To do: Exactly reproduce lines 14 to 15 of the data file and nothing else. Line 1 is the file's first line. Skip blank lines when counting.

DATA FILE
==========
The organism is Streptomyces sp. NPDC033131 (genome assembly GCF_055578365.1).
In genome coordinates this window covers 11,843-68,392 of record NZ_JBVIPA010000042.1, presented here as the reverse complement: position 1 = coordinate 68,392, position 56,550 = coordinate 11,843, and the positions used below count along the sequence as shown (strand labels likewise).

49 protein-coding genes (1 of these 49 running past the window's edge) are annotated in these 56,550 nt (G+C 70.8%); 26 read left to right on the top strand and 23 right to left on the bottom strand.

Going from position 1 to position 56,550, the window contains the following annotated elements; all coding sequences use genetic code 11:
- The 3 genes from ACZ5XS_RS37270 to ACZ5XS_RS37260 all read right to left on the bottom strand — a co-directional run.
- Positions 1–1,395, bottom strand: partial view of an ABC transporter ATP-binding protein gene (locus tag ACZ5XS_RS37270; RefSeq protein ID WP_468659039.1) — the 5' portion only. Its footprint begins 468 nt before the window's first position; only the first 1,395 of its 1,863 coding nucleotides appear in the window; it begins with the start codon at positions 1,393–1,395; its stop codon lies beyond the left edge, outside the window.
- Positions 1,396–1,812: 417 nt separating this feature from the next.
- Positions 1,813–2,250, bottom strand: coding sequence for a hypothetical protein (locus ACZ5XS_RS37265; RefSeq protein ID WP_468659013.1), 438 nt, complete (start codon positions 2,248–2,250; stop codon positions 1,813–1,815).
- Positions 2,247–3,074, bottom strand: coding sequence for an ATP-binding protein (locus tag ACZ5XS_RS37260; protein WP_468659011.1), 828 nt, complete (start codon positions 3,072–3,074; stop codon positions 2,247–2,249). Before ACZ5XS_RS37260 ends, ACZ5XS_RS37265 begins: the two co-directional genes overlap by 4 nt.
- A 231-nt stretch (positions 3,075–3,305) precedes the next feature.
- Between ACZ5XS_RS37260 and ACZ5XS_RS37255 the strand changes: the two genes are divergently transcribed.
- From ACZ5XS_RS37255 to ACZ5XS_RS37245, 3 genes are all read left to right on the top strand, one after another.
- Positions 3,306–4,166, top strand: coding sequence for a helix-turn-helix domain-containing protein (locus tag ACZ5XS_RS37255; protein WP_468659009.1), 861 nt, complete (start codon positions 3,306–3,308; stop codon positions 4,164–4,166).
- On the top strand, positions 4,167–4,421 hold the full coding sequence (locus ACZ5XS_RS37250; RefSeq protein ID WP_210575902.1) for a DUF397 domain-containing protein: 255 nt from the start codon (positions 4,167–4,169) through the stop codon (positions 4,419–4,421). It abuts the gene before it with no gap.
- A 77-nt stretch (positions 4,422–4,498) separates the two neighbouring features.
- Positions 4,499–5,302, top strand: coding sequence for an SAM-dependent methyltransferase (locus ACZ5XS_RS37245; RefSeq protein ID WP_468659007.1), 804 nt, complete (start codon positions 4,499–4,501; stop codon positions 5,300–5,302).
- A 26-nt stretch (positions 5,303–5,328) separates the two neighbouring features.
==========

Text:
- On the top strand, positions 4,167–4,421 hold the full coding sequence (locus ACZ5XS_RS37250; RefSeq protein ID WP_210575902.1) for a DUF397 domain-containing protein: 255 nt from the start codon (positions 4,167–4,169) through the stop codon (positions 4,419–4,421). It abuts the gene before it with no gap.
- A 77-nt stretch (positions 4,422–4,498) separates the two neighbouring features.